184 Years is a Long Time

This is something that baffles and fascinates me. I may have mentioned it here in passing before, but let’s talk about it some more. 
We’re on a  little string of piano concertos here (first Arensky, then Rachmaninoff, then Prokofiev, and the next two weeks [well, this week and next week] [at least]), and Mahler is getting VERY in the way of me preparing for these. I’ve been on a kick with listening to LOTS of different interpretations of his pieces (at the time of this writing, I’m currently finishing up a listen to Boulez’s performance of the eighth with Staatskapelle Dresden et al after my headphones fritzed out) (I need much better home speakers). I’m going to see Ingolf Wunder perform Chopin’s two piano concerti (BOTH OF THEM!!!!) this week, and am featuring the first of the two here. Last Saturday was the anniversary of the premiere in 1830 (October 11), and Friday, October 17 (the day I’ll be posting the Chopin piece) (with a review of the concert next week) will be the 155th anniversary of the great Chopin’s death. All sorts of anniversaries. 
Anyway, as far as Mahler is concerned (my obsession lately), as far as most classical music is concerned, he is quite a recent thing, in a number of ways. He was born quite some time ago, but died only 103-ish years ago. We actually have photos of the stage set up for one of the final rehearsals of the eighth, among many other photos of Mahler himself, his family, etc. To my knowledge, only one actual photo of Chopin exists. Mahler is recent in another sense, in that his music is only ‘recently’ beginning to really gain wide acclaim; we can think Mitropoulos and Bernstein and some of those early folk for doing a lot of the heavy lifting and promoting, but Mahler cycles are in no short supply these days, as anyone may know who has tried to find a definitive recording of any of them. We even have Bruno Walter’s recordings of his symphonies, a man who knew the composer and the works probably as intimately as anyone. That’s pretty recent, if you ask me.
However, when I kind of realized the other day that Chopin’s first piano concerto was premiered in 1830, and that it’s not just 1830, but it’s 184 years ago… it blew me away. Somehow 184 years

ago seems more shocking than saying 1830. I just don’t think of 1830 as… so incredibly long ago.

That’s silly to say, because that’s probably around the time my great great great grandfather was born (or something), but in the relative scheme of musical history, we’re not reaching back as far as, oh, say, Bach, or the Gregorian chants of the Middle Ages. So, relatively speaking, since the Romantic period (with which many people strongly associate Chopin) reaches into the late 19th century, I just kind of associate him with a far more modern era. 
But think of how different the world was in 1830. The American Civil War hadn’t even happened yet. It was the same year that Fra Diavolo premiered in Paris, the lawn mower was invented, Ecuador was founded, Symphonie Fantastique also premiered (have you read Berlioz’s treatise on orchestration?), and the first US railroad station opened, Charles Darwin was in college, London Bridge hadn’t even opened, Edgar Allen Poe was still at West Point (are any of these actually good benchmarks?). It was a long stinking time ago.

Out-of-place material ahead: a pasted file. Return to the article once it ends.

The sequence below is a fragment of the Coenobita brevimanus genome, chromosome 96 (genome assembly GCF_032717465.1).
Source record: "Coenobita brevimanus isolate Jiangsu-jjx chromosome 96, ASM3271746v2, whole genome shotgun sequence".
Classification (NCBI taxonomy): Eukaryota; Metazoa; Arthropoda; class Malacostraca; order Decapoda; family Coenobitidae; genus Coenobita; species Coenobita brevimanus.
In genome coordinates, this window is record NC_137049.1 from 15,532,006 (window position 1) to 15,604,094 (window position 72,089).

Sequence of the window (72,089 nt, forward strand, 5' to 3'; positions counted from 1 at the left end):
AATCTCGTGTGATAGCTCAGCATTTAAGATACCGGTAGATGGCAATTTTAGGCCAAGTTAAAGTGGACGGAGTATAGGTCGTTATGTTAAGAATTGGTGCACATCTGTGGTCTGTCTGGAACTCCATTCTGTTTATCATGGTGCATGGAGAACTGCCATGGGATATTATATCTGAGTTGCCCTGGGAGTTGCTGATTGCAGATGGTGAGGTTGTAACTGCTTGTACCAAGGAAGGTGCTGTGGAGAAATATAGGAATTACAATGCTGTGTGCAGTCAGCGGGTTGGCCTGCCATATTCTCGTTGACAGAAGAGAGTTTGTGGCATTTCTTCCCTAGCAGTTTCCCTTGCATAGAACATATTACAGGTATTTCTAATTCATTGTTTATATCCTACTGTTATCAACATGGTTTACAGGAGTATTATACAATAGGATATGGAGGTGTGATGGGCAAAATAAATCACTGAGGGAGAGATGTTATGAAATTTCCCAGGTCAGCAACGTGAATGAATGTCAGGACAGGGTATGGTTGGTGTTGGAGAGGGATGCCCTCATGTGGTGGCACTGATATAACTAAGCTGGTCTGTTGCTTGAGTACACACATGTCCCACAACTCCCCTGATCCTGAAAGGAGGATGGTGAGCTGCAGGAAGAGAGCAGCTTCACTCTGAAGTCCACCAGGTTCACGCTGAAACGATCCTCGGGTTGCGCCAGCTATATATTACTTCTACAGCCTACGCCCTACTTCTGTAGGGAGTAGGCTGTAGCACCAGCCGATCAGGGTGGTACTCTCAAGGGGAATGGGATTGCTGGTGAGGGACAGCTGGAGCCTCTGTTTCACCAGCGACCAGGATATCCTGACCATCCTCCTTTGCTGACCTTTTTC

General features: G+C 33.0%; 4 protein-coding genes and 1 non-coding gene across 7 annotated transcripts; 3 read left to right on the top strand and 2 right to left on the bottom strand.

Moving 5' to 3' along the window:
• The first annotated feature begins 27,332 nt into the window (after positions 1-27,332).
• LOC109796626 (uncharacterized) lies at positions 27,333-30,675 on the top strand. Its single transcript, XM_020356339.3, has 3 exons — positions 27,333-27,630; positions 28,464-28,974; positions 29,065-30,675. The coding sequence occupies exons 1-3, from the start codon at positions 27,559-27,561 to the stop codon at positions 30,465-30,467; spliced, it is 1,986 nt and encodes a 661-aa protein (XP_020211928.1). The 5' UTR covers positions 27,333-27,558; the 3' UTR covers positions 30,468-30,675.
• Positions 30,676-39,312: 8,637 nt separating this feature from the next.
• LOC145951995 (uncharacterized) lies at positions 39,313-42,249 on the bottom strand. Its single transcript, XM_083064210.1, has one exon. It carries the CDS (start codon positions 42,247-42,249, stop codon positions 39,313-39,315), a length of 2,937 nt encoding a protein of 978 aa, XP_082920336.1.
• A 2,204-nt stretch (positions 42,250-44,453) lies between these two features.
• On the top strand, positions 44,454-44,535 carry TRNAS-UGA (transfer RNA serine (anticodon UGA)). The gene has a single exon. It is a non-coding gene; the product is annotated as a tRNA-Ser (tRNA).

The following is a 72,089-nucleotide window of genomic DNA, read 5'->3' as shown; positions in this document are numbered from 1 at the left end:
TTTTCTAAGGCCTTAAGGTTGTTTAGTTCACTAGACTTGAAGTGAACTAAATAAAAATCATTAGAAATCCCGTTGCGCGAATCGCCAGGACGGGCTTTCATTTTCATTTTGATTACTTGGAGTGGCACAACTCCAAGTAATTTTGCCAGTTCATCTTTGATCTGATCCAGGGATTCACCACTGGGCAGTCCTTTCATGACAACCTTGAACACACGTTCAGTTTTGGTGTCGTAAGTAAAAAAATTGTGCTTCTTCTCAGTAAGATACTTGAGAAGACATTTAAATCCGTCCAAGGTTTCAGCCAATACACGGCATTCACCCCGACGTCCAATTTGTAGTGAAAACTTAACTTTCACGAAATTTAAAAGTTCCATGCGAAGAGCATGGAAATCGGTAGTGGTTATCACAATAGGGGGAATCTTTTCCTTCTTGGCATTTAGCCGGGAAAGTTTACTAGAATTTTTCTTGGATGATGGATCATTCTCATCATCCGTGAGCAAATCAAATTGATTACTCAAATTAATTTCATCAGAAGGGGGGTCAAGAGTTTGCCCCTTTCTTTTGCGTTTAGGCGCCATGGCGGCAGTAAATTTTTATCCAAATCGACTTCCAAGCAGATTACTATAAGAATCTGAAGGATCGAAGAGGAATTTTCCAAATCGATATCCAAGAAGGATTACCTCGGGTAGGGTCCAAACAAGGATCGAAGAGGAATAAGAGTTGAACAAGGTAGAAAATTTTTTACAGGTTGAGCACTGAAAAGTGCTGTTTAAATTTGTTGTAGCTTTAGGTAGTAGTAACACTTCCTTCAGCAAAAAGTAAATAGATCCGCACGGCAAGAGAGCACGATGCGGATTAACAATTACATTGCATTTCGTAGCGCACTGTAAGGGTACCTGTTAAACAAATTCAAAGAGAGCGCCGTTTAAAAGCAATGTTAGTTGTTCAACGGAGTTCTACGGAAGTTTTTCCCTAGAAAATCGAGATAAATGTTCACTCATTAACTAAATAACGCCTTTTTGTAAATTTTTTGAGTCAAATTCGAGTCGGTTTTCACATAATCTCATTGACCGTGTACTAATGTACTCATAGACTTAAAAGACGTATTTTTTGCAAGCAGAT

That being said, though, setting aside some (admittedly drastic) differences in the piano as an instrument and therefore differences in sound and performance, when you sit down today to play a Chopin piece, assuming that you do, you are hearing something almost two hundred years old. 
That may seem stupidly obvious, but think of this: we have no way of knowing what Chopin’s voice sounded like. There are recordings of Tchaikovsky’s voice; I’ve heard it. There were no recordings of any audio or video then. No matter how many Charlie Chaplin movies you’ve seen, people back then didn’t live in black and white and walk all choppy and blinky. That’s just the film. 
This all does sound ridiculously obvious, but to think…. that although none of us can pull up a YouTube video of an interview with Chopin, nor with anyone who knew him personally, to talk about his music (although Garrick Ohlsson seems darn close), performing his music is damn near exactly what he himself heard when he sat down at his Pleyel or whatever. It’s such a strong connection. People have written words on paper for ages, and you can pluck a book off of a library shelf and read it to yourself, but somehow music is different. Sitting in the National Concert Hall this Thursday evening, this is assuredly what I will be thinking of, that this piece of music (and really any other, it just struck me with this one) is a peephole, a portal back to a specific time in a specific person’s life with specific emotions and ideas and expressions, and no matter how much time passes, we have that score to go back to. It can help us relive a style, an era, an emotion, what was ‘in’ at the time. None of that sounds terribly exciting when I put it that way, but it does in my head. To think that what is filling the walls of a concert hall now is exactly (okay, almost exactly) what Chopin wanted to express, and (almost) exactly what everyone sitting in Warsaw that evening of October 11, 1830 (a Monday, disappointingly) would have experienced. To a certain extent, there’s a timelessness to it. It holds out that early almost pre-Romantic-era simplicity and orchestration. 

Again, that’s not JUST with the Chopin piece; every piece is that way. To think of a symphony like Haydn’s 88th (that cheeriest of finales) having premiered in 1787, an era of powdered wigs and the like… it’s fascinating, and even if you think the music itself is less than exciting, it’s a relic, a souvenir that a genius has left us that will forever say “this is something from when I was alive that will never change.” That is powerful and incredible. 

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